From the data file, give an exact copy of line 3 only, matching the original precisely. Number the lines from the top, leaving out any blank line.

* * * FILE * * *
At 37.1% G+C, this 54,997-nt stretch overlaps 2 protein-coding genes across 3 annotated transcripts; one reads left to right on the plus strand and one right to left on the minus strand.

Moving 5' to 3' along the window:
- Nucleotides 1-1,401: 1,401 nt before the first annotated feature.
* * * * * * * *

- Nucleotides 1-1,401: 1,401 nt before the first annotated feature.